This is not to say that the rest of the picture isn’t important, there’s nothing pejorative about where things are placed but we need to listen to the message from DA12 and understand the wider importance of empowering individuals for they are the innovators not the institutions.

The UK was notable at DA12 for its lack of presence. If there was anybody there from UK government or from Ofcom they kept a very low profile. There was a vocal, enthusiastic, well informed group of activists and experts who made positive contributions to the debate and we should acknowledge that contribution. I must specifically mention Chris Conder from B4RN who spoke with Neelie Kroes and was invited to attend the Digital Champions event on the following Monday. However, I find the lack of official engagement appalling. Here on our little island on the other side of the channel we seem to be losing our way. The world is becoming more connected. There will be 500 connected devices per sq kilometre by 2020 and it is predicted that 10 years later there will be 30,000. At the end of June we had the news that the UK is not signing up to superfast broadband and the government doesn’t appear to have plans to bridge the gap between the EU’s Digital Agenda ambitions and our own. Talking to representatives from the Commission I was met with a certain amount of incredulity that rural areas are being disadvantaged in favour of city regions and being left to do things for themselves. There was similar surprise at the plans to invest £35 billion in a railway line that only stops at Birmingham and has no proven business case. Set this against the paltry £500 million being invested in superfast broadband when ICTs, even at the current rate of development, contributed £121 billion to the British economy in 2010. Building railways is something that the Victorians did because railways were the super fast networks of their day. It’s time we stopped being Victorian in our thinking. Today, 26th June, Martha Lane-Fox has made a call for us to put Europe at the forefront of digital development.  While I don’t agree with everything the digital champion says or does I do think that this is a statement to which the UK should listen.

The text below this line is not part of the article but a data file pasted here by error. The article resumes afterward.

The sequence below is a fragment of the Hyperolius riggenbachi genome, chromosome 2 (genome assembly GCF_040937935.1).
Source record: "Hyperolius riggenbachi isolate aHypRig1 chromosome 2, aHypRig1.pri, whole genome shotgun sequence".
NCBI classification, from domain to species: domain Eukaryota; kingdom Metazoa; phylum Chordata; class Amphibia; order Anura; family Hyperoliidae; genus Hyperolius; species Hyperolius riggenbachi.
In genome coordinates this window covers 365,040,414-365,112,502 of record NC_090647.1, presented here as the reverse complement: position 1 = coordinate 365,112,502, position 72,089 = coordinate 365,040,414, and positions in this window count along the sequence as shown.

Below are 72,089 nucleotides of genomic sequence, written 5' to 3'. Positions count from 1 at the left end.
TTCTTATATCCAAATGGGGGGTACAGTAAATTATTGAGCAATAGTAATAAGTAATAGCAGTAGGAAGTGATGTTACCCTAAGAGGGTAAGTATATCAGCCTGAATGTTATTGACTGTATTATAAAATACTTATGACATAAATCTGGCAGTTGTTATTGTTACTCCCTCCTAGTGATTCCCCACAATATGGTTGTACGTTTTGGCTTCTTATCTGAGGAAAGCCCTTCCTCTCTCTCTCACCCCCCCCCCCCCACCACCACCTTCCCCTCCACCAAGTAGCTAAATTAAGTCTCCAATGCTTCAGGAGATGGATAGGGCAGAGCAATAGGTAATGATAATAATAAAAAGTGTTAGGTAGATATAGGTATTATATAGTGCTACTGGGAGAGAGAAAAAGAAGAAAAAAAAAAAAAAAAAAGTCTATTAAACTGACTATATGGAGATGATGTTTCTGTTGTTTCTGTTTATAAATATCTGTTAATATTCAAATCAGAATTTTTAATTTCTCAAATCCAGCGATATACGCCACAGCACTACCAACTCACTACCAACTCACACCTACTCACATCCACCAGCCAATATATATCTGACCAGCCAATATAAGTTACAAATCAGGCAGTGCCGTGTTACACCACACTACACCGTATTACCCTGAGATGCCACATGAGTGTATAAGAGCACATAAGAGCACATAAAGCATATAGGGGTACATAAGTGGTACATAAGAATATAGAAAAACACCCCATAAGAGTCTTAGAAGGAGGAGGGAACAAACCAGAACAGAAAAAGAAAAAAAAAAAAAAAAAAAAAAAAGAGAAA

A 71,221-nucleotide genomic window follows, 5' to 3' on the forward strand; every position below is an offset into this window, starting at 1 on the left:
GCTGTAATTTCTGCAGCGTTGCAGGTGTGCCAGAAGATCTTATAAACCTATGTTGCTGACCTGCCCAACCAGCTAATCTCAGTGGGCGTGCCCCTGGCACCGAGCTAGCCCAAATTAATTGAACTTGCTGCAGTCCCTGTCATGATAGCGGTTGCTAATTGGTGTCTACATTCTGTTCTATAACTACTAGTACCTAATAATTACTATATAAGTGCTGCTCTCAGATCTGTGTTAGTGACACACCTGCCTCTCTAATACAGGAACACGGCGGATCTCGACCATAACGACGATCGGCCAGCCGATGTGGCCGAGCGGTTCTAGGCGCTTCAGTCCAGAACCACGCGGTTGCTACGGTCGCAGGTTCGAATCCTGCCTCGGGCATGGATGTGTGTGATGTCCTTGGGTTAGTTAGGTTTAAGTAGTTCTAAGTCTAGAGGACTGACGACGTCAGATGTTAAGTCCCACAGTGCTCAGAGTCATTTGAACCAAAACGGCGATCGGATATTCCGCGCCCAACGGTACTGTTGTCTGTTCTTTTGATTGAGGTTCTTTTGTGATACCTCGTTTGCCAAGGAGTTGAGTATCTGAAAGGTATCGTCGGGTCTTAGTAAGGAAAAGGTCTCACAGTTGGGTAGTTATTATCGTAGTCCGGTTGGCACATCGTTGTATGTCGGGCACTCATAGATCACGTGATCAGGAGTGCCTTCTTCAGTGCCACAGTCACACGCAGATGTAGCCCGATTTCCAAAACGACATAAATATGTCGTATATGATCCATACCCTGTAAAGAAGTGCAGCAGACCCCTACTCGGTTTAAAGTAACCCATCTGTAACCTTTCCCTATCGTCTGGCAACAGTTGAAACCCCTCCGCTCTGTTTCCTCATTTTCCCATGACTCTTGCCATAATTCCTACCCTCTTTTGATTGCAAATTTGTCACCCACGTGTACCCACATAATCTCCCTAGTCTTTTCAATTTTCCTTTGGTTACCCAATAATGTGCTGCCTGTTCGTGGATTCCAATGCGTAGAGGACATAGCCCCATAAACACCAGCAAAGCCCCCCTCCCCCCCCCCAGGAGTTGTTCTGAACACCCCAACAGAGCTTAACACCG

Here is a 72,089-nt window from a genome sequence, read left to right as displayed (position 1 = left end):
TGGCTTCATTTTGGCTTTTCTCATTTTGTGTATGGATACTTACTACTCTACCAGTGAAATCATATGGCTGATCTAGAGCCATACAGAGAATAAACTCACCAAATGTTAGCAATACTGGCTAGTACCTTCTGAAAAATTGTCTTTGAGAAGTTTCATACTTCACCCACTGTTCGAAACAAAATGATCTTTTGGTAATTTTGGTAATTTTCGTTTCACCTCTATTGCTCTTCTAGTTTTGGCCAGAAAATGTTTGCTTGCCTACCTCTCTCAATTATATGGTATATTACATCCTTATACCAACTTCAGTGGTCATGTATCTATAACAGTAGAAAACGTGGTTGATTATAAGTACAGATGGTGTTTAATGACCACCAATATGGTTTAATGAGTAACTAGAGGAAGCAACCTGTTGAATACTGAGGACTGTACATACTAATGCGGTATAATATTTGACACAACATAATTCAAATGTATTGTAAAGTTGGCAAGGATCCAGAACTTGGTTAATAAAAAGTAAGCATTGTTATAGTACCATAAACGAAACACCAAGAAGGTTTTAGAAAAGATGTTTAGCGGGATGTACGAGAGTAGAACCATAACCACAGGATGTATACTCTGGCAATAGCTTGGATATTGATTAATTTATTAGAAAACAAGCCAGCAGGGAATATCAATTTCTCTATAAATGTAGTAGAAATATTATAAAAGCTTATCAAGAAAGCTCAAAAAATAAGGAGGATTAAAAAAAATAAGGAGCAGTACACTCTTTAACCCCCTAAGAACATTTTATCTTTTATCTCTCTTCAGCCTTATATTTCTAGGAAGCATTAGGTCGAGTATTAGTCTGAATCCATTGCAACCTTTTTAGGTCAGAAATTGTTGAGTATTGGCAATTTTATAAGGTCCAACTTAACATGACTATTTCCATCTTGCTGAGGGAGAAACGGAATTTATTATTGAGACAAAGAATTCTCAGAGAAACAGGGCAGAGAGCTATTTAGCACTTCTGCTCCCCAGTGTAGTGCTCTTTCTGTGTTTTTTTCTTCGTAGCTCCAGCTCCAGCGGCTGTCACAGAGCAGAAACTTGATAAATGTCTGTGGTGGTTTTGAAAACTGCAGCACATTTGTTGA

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8 thoughts on “Digital Agenda Assembly 2012 – a UK delegate perspective.

  1. Good summary, and on Monday did ask one large operator about lack of presence, and apparently they did have a couple of people there, but perhaps they were not vocal enough.

    Also have pestered Jeremy Hunt and my own MP over the UK.Gov presence (lack of), have had email acknowledged so waiting to here more.

    One wonders whether some local authorities would have learnt more on broadband roll-outs in those two days, than all the days of consultancy fees, meetings and reports they have had prepared for them.

  2. Agree with Andrew, local authorities should have been there from the UK, and they should have engaged with the forums. I did spot a chap from DCMS at the reception but don’t know if he had been in our workshop.

    It seems to prove that innovation is coming from grassroots, the monkeys at the top of the tree are still not looking down, let alone climbing down to see what is happening on the forest floor.

    I have spent the night dreaming about your graphic Paul, and trying to come up with an explanation of my own. I think you are right, we all have our own agenda to pursue, and only by working together will we all achieve a digital Europe. The problem as I see it is that the lobby for the telcos is far stronger than anyone else’s, and because with their marketing budgets and market power they reside higher up the tree than us, their voice is heard, ours isn’t.

    It was clear from the DA forum (which ran for two months prior to the assembly) that rural areas were key to getting ubiquitous and fit for purpose connectivity for all citizens, yet the panels in the workshops didn’t bring this to the attention of the delegates. We had people of great experience like Peter Cochrane commenting and blowing apart the myth that the future could ever be delivered by phone lines yet this was never picked up on. He should have been a key speaker at the event.